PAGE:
The representation of C# programs;
    The syntax and constraints of the C# language;
    The semantic rules for interpreting C# programs;
    The restrictions and limits imposed by a conforming implementation of C#.

Note: Final draft submitted for ECMA GA approval December 2001.
The Introduction of the Euro and the Rounding of Currency Amounts, European Commission, 29pp, European Commission Directorate General II Economic and Financial Affairs, 1997.
Abstract: The rounding rules laid down in the legal framework of the euro are an integral part of the monetary law of the euro area. The legal equality of the euro unit and the national currency units is based on their application and the application of the conversion rates. The basic rules laid down in the Council Regulation (EC) No 1103/97 are...
IEEE 754-1985 IEEE Standard for Binary Floating-Point Arithmetic, David Stevenson et al, 20pp, IEEE, July 1985.
Abstract: This standard defines a family of commercially feasible ways for new systems to perform binary floating-point arithmetic. The issues of retrofitting were not considered.
    It is intended that an implementation of a floating-point system conforming to this standard can be realized entirely in software, entirely in hardware, or in any combination of software and hardware. It is the environment the programmer or user of the system sees that conforms or fails to conform to this standard. Hardware components that require software support to conform shall not be said to conform apart from such software.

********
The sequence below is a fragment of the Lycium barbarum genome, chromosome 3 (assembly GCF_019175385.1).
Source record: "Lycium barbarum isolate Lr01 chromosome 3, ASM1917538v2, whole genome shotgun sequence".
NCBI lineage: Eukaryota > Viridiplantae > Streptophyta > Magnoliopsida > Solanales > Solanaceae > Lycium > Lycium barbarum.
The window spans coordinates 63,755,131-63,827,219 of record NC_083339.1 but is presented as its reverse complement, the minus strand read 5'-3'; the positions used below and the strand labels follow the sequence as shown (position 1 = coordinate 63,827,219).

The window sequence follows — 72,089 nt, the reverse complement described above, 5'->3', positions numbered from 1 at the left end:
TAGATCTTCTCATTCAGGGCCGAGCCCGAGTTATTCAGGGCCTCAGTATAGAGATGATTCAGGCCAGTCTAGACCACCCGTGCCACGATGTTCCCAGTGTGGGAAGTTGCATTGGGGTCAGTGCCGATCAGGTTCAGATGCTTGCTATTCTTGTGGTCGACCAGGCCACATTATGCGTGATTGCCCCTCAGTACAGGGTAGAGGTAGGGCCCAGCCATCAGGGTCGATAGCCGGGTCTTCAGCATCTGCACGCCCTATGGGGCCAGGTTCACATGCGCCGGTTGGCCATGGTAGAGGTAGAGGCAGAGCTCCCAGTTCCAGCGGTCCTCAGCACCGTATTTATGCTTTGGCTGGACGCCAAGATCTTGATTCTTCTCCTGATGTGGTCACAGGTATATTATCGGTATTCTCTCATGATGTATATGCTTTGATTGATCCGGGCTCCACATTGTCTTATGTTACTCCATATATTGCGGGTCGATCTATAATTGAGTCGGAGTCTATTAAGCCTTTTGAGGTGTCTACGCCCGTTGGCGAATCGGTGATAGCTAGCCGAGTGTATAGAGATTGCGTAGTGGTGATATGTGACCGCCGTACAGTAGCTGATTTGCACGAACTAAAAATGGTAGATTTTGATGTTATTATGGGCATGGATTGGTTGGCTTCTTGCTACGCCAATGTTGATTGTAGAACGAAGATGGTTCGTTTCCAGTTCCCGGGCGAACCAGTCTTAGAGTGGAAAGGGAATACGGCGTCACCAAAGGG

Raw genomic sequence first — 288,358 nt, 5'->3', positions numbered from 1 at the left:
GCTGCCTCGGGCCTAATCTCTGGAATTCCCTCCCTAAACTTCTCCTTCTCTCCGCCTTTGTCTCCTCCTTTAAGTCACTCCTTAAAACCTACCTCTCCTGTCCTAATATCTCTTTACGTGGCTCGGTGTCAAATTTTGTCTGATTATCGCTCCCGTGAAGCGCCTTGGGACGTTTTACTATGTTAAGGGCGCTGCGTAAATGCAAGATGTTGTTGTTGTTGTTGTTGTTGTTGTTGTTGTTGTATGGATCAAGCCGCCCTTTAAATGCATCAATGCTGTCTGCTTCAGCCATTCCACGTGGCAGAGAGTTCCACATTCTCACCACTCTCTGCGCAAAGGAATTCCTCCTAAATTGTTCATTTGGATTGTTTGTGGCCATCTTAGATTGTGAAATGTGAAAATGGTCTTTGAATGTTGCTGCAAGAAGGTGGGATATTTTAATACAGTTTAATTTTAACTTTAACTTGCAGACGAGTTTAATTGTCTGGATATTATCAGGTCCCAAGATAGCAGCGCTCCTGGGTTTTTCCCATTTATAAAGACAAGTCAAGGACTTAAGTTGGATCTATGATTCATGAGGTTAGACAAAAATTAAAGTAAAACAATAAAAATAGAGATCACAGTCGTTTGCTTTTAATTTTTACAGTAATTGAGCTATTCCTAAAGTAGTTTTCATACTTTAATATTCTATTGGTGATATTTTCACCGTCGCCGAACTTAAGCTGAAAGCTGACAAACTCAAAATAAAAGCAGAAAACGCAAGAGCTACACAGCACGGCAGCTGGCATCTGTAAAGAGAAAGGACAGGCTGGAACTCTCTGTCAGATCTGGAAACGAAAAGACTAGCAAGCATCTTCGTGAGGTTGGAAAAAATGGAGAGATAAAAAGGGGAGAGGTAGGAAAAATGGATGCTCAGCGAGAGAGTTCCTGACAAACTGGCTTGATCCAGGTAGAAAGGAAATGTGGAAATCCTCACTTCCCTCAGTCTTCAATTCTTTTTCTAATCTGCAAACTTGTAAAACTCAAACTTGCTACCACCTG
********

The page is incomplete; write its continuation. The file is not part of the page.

Note: Reaffirmed 1991.
IEEE 854-1987 IEEE Standard for Radix-Independent Floating-Point Arithmetic, W. J. Cody et al, 14pp, IEEE, March 1987.
Abstract: It is intended that an implementation of a floating-point system conforming to this standard can be realized entirely in software, entirely in hardware, or in any combination of software and hardware. It is the environment the programmer or user of the system sees that conforms or fails to conform to this standard. Hardware components that require software support to conform shall not be said to conform apart from such software.
Note: Reaffirmed 1994.
ISO/IEC 9075:1992: Information Technology – Database Languages – SQL, Jim Melton et al, 626pp, ISO, 1992.
Abstract: This International Standard was developed from ISO/IEC 9075:1989, Information Systems, Database Language SQL with Integrity Enhancements, and replaces that International Standard. It adds significant new features and capabilities to the specifications. It is generally compatible with ISO/IEC 9075:1989, in the sense that, with very few exceptions, SQL language that conforms to ISO/IEC 9075:1989 also conforms to this International Standard, and will be treated in the same way by an implementation of this International Standard as it would by an implementation of ISO/IEC 9075:1989...
Note: Also available as ANSI INCITS 135-1992 (R1998).
ISO/IEC 8652:1995: Information Technology – Programming Languages – Ada (Ada 95 Reference Manual: Language and Standard Libraries), S. Tucker Taft and Robert A. Duff, ISBN 3-540-63144-5, 552pp, Springer-Verlag, July 1997.